Suggesting there are only three crucial questions a leader needs to ask people every day risks trivializing leadership. However, I’ve concluded that getting to the other side of a complicated topic with simple, elegant ideas that a leader can actually put into practice is worth the risk.
That’s why I’m attempting the challenge of distilling 25 years of studying, researching, and teaching motivation science into three crucial questions leaders need to ask daily. I shared those three questions in my previous post—in hopes that daring leaders might give them a try.
- What choices did you make today?
- What did you find meaningful about your work today?
- What did you learn today that will help you be better tomorrow?
As I provide rationale and tips on these questions, I hope it will take away any hesitation you might have in asking them.
- What choices did you make today?
What makes this question so crucial—and potent? When you remind people that they are making choices every day, you tap into their psychological need for autonomy.
(Motivation science has identified three psychological needs that every human being requires for thriving—autonomy, relatedness, and competence. When people thrive, they experience the well-being essential for the mental and physical health necessary for short-term happiness and the pursuit and achievement of complex, complicated, and long-term goals that lead to employee work passion.)
The first crucial question encourages autonomy—people’s need to…
- Perceive we have choices
- Recognize and feel we have freedom within boundaries
- Have a sense of volition (I am the source of my behavior)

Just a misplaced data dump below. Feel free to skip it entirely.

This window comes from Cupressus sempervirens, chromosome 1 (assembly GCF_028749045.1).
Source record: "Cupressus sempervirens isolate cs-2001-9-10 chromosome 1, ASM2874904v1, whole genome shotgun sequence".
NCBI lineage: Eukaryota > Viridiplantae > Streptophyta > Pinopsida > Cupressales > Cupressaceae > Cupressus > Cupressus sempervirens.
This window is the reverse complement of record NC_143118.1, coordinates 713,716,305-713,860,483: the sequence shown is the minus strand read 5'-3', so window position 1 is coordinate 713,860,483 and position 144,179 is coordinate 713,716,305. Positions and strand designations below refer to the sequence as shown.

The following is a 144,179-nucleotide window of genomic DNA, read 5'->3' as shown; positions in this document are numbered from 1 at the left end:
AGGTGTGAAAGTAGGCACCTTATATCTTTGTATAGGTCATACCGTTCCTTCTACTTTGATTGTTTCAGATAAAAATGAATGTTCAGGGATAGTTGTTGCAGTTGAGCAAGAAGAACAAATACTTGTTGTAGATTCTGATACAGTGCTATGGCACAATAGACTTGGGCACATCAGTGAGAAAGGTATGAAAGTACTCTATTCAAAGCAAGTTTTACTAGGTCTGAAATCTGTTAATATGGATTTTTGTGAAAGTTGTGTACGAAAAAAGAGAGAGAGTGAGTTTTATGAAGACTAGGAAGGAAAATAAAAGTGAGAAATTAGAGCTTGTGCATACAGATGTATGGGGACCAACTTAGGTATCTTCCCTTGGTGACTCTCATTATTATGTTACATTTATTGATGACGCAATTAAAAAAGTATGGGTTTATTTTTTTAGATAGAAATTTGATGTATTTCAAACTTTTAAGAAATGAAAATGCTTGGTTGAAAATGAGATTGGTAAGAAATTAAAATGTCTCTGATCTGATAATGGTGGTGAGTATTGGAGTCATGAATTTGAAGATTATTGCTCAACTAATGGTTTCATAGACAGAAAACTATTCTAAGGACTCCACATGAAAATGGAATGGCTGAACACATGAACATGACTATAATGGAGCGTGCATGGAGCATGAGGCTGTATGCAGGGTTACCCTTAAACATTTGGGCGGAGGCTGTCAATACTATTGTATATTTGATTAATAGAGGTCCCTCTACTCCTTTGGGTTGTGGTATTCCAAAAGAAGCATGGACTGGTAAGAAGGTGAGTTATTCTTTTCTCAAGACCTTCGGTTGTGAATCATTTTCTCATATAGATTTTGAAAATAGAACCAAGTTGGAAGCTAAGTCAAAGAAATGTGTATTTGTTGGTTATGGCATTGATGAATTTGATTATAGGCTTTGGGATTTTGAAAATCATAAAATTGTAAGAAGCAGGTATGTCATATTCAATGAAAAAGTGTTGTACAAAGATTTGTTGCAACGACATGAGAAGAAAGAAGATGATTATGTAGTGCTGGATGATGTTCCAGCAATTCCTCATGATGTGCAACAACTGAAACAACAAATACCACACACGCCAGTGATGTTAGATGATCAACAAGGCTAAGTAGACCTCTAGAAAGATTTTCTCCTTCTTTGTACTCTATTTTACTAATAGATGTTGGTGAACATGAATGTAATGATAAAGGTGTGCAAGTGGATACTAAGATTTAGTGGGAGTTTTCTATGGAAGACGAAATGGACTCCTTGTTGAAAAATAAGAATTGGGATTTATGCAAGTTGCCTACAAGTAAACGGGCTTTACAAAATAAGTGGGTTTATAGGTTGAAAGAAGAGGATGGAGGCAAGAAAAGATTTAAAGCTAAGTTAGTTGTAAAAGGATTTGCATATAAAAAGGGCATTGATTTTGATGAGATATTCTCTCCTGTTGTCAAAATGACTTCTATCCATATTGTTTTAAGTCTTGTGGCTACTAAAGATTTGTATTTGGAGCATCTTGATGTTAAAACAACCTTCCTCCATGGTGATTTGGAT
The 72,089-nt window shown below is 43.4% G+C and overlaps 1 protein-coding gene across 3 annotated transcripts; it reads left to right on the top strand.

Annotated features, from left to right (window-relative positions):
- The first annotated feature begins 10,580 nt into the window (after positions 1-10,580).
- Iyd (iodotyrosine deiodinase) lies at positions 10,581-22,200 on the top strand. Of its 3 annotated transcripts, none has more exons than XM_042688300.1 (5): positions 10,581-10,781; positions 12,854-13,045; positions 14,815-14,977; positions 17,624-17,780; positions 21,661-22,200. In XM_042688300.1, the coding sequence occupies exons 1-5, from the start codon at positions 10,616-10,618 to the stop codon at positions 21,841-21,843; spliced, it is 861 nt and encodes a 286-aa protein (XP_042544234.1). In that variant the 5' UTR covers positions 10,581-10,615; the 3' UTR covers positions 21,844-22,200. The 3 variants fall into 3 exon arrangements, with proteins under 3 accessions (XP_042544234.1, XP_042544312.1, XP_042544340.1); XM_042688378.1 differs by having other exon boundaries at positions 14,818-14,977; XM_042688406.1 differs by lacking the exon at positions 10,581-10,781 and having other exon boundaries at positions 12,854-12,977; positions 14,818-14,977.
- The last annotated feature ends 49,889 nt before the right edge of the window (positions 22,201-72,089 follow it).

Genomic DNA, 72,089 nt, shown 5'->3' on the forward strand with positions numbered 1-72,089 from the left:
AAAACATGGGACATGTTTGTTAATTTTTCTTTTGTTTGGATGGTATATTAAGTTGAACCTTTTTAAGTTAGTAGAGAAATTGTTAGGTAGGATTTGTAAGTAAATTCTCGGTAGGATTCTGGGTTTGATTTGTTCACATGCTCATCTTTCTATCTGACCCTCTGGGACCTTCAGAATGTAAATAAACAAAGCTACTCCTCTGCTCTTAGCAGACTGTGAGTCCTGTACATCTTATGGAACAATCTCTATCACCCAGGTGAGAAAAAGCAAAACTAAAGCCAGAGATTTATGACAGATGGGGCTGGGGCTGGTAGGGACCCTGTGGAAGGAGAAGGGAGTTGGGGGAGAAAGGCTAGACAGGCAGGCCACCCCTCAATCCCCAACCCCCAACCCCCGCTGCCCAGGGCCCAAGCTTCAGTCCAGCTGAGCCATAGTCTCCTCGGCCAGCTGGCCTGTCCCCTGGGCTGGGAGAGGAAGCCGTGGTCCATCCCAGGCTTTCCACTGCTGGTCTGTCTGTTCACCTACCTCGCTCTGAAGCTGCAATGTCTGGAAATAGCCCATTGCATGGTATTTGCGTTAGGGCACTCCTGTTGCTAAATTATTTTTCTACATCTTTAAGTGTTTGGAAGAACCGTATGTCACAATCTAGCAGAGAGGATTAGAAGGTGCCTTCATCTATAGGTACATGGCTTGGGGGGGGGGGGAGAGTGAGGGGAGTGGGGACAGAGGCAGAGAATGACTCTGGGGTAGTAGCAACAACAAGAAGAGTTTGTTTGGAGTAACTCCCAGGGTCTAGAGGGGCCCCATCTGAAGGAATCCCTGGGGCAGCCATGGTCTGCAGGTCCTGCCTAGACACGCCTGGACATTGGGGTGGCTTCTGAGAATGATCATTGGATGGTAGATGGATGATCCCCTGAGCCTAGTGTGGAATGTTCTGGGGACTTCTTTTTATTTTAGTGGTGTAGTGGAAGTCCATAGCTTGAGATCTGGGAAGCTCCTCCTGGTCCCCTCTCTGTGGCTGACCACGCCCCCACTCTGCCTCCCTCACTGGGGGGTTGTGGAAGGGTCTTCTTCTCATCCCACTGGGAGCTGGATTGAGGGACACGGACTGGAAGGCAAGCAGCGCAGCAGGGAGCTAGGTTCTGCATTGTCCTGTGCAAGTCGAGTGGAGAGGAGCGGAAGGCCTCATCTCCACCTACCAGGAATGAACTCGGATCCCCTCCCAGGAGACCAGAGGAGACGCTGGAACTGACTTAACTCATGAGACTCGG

Reflecting on my career’s high and low points, I realize the role autonomy has played in shaping them. I will never forget the thrill of being hired by the most respected advertising agency in Denver to work on their new account, a fledging tea company in Boulder Colorado called Celestial Seasonings.
Coming from a small yet highly productive agency, I was young, but not inexperienced. After just a few weeks, I became convinced my new agency could use more structure. I announced: “I want to institute a new project management system and work flow.” There was a pause before Chuck, the owner, thoughtfully responded with: “Susan, let me tell you what we’ve tried in the past and why I think we failed. Then, if you still believe you can work on your ideas while managing your accounts, you have my blessing and support if you choose to pursue it.” I listened and concluded that I could successfully implement my plans.
After 6 months, we had minor improvements, but overall, my ideas failed to make the agency more productive or organized. There was a reason this agency had won Clio awards for creativity, held on to devoted clients, and continued to gain new ones. Through his leadership, Chuck had created a culture where people’s autonomy was nurtured. For example, Chuck could have easily told me from the beginning: “Been there, done that. Your plan won’t work.” Instead, he provided information, illuminated boundaries, and gave me the choice of whether to move forward or not. He allowed me the autonomy to take a risk that might result in new innovation. Had he shut me down, I would have gone to my grave resentful of a work environment I thought I could improve.
In the end, I chose to pull the plug on my plans. I came to appreciate the company’s culture and understand how my ideas handcuffed the autonomy that contributed to the agency’s success. I didn’t feel beaten, frustrated, or belittled. I had learned a lot. Many years after my advertising career, this is why I still recall Chuck Bartholomew as one of the best bosses I ever had.
As a leader, you can begin encouraging people’s autonomy every day by framing the question, “What choices did you make today?” so that it is relevant to the individual—and natural and comfortable for you. For example:
What progress did you make today? (Or, how many calls did you make, which clients did you serve, etc.)
You might ask …
Which clients did you choose to focus on today? (Or, action steps, priorities, etc.)
Did you enter your activities into SalesForce?
You could ask…
What did you choose to enter into SalesForce today?
How did your day go?
What worked for you today? Looking back over the day, what would you choose to do differently in the future?
Are you willing to try asking different questions to stimulate a person’s sense of autonomy at work? If so, would you be willing to share your questions with us—and how you and your staff member felt about your effort? In my next post, I’ll share your responses and explore the second crucial question.